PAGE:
The dominant view is that the US engaged China for the past 40 years on the implicit promise that as its economy grew, markets expanded and it became more deeply integrated in the international system, its domestic politics would become more liberal and pluralistic. In other words, China would become more like us, the US.
Former CIA intelligence analyst and now academic, Michael Pillsbury, argues in a recent book that all along China has set out dupe the West (read the US). According to Pillsbury, China has embarked on a secret “100-year marathon” to replace the US as the single dominant world power. Pillsbury argues that the China’s communist leadership are pursuing a strategy of warfare first set out by Sun Tzu two and half thousand years ago in the Art of War.
Pillsbury argues that China is adopting Sun Tzu’s tactics of co-opting and beguiling an enemy rather than entering direct conflict. Pillsbury is said to be President Trump’s most important adviser on China. Trump has said of Pillsbury that he is the most knowledgeable person in the US on China.
For those of us in Australia who have been engaged with China during most of the past 35 years of its reform and open-door policies we feel anything but buyers’ regret. In Australia, few supported engagement with China on the ideologically premised assumption that somehow China’s political system would evolve into a more competitive pluralist one.
While we hoped China would become less oppressive and overtime respect for human rights would grow, none really imagined that under economic growth, rising prosperity and its entry into the World Trade Organisation, China would become democratic in the way that Taiwan and South Korea had – but, note, that Singapore had not.
Australia and many other Western countries supported engagement with China in our own well-defined self-interest. In addition to the obvious potentially enormous economic benefits for a country like Australia, with such pronounced complementarities, Australia’s security could only benefit from a stable, increasingly prosperous China.
Try to imagine what a breakdown of China would mean for regional stability and illegal immigration. That was a real possibility at the end of the self-destructive Cultural Revolution, when Deng Xiaoping began to implement China’s market-based reforms and open-door policies.
It is something of an irony to hear last week the Minister for Stopping-the-Boats say that he has nothing against Chinese people, it is just the Communist Party that runs China that he does not like. Whether China’s past half century of peace, development and stability could have been achieved under any other form of political and social organisation is a historical counterfactual that could be discussed forever in tutorial classes, but the historical record is what it is, whether we like the Chinese Communist Party or not.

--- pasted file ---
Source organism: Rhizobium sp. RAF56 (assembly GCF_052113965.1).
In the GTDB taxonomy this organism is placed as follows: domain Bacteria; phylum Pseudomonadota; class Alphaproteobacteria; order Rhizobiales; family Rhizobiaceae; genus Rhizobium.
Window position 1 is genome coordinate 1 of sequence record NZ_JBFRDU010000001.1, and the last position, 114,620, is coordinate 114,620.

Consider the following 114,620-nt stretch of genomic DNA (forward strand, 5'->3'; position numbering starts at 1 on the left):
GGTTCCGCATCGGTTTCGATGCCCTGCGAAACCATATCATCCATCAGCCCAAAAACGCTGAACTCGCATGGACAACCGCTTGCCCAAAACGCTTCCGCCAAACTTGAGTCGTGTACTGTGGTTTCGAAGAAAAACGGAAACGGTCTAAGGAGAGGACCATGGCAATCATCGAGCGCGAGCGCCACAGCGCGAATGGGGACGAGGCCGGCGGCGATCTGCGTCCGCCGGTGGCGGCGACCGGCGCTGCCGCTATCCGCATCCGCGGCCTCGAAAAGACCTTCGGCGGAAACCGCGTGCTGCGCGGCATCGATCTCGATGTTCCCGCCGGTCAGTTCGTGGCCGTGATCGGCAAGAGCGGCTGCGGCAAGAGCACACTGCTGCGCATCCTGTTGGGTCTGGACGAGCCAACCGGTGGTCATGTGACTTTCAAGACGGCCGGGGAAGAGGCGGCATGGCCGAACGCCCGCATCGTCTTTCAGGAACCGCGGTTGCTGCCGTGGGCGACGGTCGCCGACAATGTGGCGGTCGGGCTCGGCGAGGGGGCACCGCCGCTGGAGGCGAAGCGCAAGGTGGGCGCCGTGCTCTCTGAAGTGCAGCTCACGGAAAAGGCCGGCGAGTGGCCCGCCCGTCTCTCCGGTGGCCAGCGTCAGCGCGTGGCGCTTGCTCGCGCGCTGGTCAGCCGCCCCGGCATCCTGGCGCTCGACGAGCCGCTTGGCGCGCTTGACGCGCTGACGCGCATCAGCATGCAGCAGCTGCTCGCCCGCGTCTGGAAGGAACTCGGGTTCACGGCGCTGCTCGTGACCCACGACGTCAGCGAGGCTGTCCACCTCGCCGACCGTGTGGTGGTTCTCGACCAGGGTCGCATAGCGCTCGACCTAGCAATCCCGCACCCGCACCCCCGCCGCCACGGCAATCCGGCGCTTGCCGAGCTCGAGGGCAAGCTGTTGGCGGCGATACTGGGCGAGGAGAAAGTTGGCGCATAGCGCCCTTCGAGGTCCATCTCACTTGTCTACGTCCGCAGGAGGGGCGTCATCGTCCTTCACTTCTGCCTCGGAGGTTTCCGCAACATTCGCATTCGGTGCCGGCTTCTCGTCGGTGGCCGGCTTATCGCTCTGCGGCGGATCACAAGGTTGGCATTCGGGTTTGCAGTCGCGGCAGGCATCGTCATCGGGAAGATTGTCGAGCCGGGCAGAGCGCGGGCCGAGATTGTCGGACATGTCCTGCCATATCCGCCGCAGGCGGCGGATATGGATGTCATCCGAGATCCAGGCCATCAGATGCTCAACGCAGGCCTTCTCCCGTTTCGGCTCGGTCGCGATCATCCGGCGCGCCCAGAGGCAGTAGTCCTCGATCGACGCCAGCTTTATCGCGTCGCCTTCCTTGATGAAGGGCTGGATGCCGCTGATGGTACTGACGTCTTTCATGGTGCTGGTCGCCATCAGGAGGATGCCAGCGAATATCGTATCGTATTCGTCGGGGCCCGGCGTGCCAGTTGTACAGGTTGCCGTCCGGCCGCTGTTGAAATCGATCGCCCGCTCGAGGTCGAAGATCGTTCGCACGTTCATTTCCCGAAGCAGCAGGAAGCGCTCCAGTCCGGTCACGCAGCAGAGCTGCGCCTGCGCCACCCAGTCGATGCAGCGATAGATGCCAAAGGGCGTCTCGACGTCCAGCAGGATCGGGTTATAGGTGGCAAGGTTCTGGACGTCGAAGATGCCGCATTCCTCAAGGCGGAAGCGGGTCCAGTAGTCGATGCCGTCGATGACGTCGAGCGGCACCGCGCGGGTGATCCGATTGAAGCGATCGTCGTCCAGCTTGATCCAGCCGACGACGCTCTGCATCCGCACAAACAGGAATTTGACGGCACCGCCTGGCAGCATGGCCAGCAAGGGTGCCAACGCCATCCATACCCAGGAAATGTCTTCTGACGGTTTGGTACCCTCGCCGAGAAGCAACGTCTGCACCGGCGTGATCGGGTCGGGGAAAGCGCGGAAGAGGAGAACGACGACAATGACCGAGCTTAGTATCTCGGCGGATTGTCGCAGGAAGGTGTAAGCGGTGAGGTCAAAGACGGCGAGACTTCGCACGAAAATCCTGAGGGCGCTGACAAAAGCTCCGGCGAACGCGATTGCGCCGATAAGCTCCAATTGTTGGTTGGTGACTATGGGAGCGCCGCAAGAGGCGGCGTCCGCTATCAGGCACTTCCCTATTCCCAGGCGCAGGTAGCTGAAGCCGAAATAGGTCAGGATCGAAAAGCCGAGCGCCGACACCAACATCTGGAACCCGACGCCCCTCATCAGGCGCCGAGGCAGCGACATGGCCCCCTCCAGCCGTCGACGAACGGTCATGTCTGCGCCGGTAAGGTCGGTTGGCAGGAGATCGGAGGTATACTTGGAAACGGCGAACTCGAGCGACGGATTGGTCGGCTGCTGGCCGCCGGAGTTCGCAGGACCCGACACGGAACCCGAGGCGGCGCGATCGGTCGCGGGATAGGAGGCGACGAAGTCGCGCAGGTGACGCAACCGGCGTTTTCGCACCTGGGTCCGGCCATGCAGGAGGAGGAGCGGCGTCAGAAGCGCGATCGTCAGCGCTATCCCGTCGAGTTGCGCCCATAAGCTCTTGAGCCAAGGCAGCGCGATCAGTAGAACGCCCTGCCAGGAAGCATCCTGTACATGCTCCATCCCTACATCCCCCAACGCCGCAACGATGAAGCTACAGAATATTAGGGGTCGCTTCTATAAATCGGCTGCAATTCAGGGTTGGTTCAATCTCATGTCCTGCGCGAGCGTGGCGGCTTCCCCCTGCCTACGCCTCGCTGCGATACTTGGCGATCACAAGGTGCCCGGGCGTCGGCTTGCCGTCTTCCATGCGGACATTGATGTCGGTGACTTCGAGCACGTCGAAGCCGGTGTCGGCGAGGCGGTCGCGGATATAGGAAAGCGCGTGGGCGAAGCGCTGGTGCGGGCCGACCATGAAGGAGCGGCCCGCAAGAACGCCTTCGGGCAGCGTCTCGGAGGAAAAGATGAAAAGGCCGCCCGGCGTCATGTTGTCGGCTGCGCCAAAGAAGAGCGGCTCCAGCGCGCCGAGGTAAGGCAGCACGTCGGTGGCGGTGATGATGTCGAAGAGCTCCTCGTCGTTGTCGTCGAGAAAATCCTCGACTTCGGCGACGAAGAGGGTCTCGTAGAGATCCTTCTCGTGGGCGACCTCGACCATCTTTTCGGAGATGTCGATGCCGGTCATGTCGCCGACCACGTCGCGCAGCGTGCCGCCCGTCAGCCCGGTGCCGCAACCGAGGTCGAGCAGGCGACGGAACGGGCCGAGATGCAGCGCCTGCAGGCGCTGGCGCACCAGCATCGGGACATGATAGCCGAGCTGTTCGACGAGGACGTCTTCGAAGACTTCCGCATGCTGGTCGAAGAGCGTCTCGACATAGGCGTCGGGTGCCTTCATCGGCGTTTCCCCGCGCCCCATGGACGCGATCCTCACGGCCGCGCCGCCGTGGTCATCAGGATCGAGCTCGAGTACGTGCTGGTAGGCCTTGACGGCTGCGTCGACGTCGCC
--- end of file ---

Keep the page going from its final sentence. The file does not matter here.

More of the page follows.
With statements like this from a senior minister, it is clear that Australia is being increasingly drawn into the US ideological conflict with China. Through the Government’s actions Australia is being taken far from its stated position that China is not a threat. For Beijing, actions matter more than words.
In 2013, Hugh White in his prescient book China Choice set the commentators at each other’s throats over how the US should respond to the rise of China. He argued that the US will someday need to choose between confronting China and trying to contain it or to find a way to accommodate China’s rise which will mean sharing global and particularly regional leadership, and eventually living with the fact that China will become the regional hegemon in East Asia.
Sensibly, White, as a realist, argued that China’s rise could not and would not be contained and so the preferable course for the US would be to adopt a strategy of accommodating China in advance of conflict.
White had audaciously suggested diplomacy was a preferred strategy to war. He was traduced by conservative commentators in Australia who shamefully accused him of appeasement or worse.
In many ways, this set the tone for the subsequent debate and policy development in Australia. Conservative commentators in bodies such as the Australian Strategic Policy Institute (ASPI), which is funded by the Australian Department of Defence and the US military-industrial complex, would never countenance China’s becoming a regional hegemon.
Weaponised foreign policy
Australia’s foreign policy has been “weaponised”, with the security, intelligence, defence establishment taking charge of foreign policy towards China and geopolitical policy more generally.
They frame Australia’s response to the end of the old order and see our security entirely aligned with the US on everything from Chinese inward investment, to technology, cyber, students and research, and ideology.